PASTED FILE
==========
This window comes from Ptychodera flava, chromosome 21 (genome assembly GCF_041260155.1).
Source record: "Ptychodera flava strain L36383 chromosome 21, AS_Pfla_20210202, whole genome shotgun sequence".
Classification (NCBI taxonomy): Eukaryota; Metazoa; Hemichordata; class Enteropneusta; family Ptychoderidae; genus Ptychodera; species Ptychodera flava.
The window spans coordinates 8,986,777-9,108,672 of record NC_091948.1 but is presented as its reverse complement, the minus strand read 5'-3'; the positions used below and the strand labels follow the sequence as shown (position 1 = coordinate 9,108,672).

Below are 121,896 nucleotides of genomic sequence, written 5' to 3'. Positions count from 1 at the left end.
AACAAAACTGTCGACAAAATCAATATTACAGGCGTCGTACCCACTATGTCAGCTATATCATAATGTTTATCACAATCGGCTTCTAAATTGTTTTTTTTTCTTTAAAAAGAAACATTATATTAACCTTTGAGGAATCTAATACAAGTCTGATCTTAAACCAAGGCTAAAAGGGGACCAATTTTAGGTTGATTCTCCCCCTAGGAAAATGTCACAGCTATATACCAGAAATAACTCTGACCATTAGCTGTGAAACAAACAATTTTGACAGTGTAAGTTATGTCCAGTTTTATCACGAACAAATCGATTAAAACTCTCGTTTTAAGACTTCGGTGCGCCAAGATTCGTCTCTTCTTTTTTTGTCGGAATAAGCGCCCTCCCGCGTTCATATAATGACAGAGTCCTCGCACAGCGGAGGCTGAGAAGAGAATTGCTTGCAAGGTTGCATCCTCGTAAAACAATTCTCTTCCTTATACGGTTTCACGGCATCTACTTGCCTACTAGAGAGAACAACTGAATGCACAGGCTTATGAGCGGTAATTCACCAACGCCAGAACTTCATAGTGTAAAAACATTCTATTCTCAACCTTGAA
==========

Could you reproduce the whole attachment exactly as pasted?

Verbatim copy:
This window comes from Ptychodera flava, chromosome 21 (genome assembly GCF_041260155.1).
Source record: "Ptychodera flava strain L36383 chromosome 21, AS_Pfla_20210202, whole genome shotgun sequence".
Classification (NCBI taxonomy): Eukaryota; Metazoa; Hemichordata; class Enteropneusta; family Ptychoderidae; genus Ptychodera; species Ptychodera flava.
The window spans coordinates 8,986,777-9,108,672 of record NC_091948.1 but is presented as its reverse complement, the minus strand read 5'-3'; the positions used below and the strand labels follow the sequence as shown (position 1 = coordinate 9,108,672).

Below are 121,896 nucleotides of genomic sequence, written 5' to 3'. Positions count from 1 at the left end.
AACAAAACTGTCGACAAAATCAATATTACAGGCGTCGTACCCACTATGTCAGCTATATCATAATGTTTATCACAATCGGCTTCTAAATTGTTTTTTTTTCTTTAAAAAGAAACATTATATTAACCTTTGAGGAATCTAATACAAGTCTGATCTTAAACCAAGGCTAAAAGGGGACCAATTTTAGGTTGATTCTCCCCCTAGGAAAATGTCACAGCTATATACCAGAAATAACTCTGACCATTAGCTGTGAAACAAACAATTTTGACAGTGTAAGTTATGTCCAGTTTTATCACGAACAAATCGATTAAAACTCTCGTTTTAAGACTTCGGTGCGCCAAGATTCGTCTCTTCTTTTTTTGTCGGAATAAGCGCCCTCCCGCGTTCATATAATGACAGAGTCCTCGCACAGCGGAGGCTGAGAAGAGAATTGCTTGCAAGGTTGCATCCTCGTAAAACAATTCTCTTCCTTATACGGTTTCACGGCATCTACTTGCCTACTAGAGAGAACAACTGAATGCACAGGCTTATGAGCGGTAATTCACCAACGCCAGAACTTCATAGTGTAAAAACATTCTATTCTCAACCTTGAA